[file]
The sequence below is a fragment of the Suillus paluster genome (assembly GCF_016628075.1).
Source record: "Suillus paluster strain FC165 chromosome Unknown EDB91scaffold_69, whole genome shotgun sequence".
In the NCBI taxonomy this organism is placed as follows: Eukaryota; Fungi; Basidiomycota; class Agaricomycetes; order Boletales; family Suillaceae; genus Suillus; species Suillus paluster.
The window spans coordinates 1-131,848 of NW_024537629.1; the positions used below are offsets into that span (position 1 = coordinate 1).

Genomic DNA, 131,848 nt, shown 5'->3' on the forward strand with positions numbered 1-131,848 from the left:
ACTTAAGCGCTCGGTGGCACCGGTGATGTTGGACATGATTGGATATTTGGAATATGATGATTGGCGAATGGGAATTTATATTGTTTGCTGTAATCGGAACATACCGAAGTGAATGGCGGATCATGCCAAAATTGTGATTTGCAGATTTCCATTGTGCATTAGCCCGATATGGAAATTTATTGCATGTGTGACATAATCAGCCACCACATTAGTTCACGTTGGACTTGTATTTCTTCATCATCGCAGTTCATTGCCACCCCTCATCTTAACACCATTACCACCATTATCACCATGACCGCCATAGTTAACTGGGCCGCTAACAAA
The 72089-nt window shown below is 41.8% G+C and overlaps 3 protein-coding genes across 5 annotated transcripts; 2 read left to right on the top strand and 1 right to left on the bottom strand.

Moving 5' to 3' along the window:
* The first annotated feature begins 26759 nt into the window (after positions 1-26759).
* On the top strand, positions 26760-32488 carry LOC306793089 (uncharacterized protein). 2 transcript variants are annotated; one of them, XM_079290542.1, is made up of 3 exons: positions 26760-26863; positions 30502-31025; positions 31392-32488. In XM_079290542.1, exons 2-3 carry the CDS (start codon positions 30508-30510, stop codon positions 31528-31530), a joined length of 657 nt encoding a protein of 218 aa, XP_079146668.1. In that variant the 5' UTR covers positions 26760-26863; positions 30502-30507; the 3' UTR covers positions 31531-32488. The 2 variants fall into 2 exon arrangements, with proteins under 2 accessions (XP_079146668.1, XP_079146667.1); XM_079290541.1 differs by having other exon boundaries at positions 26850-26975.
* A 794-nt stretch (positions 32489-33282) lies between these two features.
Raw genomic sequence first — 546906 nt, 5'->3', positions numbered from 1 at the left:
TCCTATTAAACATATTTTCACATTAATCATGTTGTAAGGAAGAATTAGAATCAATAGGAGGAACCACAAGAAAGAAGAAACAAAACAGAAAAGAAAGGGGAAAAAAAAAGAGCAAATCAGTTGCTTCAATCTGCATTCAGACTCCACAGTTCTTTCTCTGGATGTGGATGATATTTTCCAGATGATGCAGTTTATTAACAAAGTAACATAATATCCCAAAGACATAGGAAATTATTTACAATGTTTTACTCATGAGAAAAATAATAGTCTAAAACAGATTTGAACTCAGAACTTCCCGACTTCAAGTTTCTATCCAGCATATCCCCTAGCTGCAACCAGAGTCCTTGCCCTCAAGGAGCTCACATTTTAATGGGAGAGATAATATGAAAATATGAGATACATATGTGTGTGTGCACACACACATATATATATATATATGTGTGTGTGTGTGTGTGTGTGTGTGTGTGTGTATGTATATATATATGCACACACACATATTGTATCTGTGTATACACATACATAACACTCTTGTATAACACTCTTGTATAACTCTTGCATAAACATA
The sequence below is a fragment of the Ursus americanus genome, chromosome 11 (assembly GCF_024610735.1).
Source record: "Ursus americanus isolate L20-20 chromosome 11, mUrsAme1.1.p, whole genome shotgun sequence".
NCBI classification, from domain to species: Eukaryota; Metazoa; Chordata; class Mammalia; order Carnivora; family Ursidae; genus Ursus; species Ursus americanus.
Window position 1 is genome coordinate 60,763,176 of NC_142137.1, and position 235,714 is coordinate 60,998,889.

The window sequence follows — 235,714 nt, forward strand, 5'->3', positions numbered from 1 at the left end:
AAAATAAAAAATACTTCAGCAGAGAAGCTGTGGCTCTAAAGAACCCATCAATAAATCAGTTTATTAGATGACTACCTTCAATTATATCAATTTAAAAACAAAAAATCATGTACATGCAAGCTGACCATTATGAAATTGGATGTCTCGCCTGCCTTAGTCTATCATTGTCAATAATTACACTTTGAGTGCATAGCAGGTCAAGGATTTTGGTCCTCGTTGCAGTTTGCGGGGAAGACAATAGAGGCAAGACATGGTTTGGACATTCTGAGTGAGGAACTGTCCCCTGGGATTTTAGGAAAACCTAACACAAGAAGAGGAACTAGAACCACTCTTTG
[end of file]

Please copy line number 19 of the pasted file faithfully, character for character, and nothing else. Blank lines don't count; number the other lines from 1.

AAAATAAAAAATACTTCAGCAGAGAAGCTGTGGCTCTAAAGAACCCATCAATAAATCAGTTTATTAGATGACTACCTTCAATTATATCAATTTAAAAACAAAAAATCATGTACATGCAAGCTGACCATTATGAAATTGGATGTCTCGCCTGCCTTAGTCTATCATTGTCAATAATTACACTTTGAGTGCATAGCAGGTCAAGGATTTTGGTCCTCGTTGCAGTTTGCGGGGAAGACAATAGAGGCAAGACATGGTTTGGACATTCTGAGTGAGGAACTGTCCCCTGGGATTTTAGGAAAACCTAACACAAGAAGAGGAACTAGAACCACTCTTTG